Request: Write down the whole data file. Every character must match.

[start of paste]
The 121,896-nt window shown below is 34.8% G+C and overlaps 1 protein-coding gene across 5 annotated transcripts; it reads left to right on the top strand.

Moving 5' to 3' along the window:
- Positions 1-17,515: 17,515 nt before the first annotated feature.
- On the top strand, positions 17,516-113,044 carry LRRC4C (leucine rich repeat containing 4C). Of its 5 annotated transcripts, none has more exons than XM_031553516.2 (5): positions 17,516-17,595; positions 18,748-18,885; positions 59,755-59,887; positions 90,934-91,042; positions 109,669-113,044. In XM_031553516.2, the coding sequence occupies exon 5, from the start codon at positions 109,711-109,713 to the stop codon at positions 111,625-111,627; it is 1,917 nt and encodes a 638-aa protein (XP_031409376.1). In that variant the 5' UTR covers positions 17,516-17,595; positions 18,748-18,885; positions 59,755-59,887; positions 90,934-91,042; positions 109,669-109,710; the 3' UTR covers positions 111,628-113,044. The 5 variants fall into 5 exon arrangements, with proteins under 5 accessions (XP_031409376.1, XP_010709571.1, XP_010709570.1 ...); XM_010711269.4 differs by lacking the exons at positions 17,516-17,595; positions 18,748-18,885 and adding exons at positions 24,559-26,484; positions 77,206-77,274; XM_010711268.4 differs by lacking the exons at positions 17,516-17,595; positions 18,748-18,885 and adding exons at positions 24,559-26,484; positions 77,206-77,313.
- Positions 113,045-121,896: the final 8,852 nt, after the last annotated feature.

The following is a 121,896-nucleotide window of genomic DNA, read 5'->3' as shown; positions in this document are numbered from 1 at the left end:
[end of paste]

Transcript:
The 121,896-nt window shown below is 34.8% G+C and overlaps 1 protein-coding gene across 5 annotated transcripts; it reads left to right on the top strand.

Moving 5' to 3' along the window:
- Positions 1-17,515: 17,515 nt before the first annotated feature.
- On the top strand, positions 17,516-113,044 carry LRRC4C (leucine rich repeat containing 4C). Of its 5 annotated transcripts, none has more exons than XM_031553516.2 (5): positions 17,516-17,595; positions 18,748-18,885; positions 59,755-59,887; positions 90,934-91,042; positions 109,669-113,044. In XM_031553516.2, the coding sequence occupies exon 5, from the start codon at positions 109,711-109,713 to the stop codon at positions 111,625-111,627; it is 1,917 nt and encodes a 638-aa protein (XP_031409376.1). In that variant the 5' UTR covers positions 17,516-17,595; positions 18,748-18,885; positions 59,755-59,887; positions 90,934-91,042; positions 109,669-109,710; the 3' UTR covers positions 111,628-113,044. The 5 variants fall into 5 exon arrangements, with proteins under 5 accessions (XP_031409376.1, XP_010709571.1, XP_010709570.1 ...); XM_010711269.4 differs by lacking the exons at positions 17,516-17,595; positions 18,748-18,885 and adding exons at positions 24,559-26,484; positions 77,206-77,274; XM_010711268.4 differs by lacking the exons at positions 17,516-17,595; positions 18,748-18,885 and adding exons at positions 24,559-26,484; positions 77,206-77,313.
- Positions 113,045-121,896: the final 8,852 nt, after the last annotated feature.

The following is a 121,896-nucleotide window of genomic DNA, read 5'->3' as shown; positions in this document are numbered from 1 at the left end: